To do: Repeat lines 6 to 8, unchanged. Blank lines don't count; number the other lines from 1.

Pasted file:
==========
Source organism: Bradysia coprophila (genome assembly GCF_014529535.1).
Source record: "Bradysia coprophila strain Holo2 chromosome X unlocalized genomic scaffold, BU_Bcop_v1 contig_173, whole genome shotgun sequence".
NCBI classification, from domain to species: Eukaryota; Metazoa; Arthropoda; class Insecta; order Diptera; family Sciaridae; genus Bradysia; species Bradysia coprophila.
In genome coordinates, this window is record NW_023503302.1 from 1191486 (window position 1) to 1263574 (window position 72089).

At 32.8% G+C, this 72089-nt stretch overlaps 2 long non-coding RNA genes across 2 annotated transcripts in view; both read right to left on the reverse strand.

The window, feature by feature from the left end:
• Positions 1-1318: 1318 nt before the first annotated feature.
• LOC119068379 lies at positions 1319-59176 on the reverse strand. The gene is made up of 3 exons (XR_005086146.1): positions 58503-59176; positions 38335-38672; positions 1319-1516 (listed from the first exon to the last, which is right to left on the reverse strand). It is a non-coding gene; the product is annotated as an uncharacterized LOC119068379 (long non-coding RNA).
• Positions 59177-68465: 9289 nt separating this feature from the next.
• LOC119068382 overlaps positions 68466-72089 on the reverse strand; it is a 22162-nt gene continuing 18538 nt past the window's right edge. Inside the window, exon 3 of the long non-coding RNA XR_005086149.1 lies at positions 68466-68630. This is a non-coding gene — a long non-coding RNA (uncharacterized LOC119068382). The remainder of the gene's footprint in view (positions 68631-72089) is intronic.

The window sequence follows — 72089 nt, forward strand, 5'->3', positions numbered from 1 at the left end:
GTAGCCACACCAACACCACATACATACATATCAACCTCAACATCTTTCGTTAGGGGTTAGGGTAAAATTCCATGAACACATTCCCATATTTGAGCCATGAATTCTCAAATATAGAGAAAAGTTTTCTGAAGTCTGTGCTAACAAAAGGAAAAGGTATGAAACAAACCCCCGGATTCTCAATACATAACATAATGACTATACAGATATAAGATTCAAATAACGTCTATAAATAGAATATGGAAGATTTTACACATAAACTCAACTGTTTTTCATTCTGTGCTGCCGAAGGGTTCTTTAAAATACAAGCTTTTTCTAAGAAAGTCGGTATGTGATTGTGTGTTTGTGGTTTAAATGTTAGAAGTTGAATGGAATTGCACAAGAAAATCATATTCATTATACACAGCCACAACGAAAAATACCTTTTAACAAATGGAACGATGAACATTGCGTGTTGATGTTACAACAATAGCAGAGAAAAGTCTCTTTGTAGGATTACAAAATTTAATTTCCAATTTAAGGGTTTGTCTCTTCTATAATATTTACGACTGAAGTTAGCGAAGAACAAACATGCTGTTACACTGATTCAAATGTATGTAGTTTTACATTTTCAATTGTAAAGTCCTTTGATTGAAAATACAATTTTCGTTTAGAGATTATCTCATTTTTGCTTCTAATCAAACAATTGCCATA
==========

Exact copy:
The window, feature by feature from the left end:
• Positions 1-1318: 1318 nt before the first annotated feature.
• LOC119068379 lies at positions 1319-59176 on the reverse strand. The gene is made up of 3 exons (XR_005086146.1): positions 58503-59176; positions 38335-38672; positions 1319-1516 (listed from the first exon to the last, which is right to left on the reverse strand). It is a non-coding gene; the product is annotated as an uncharacterized LOC119068379 (long non-coding RNA).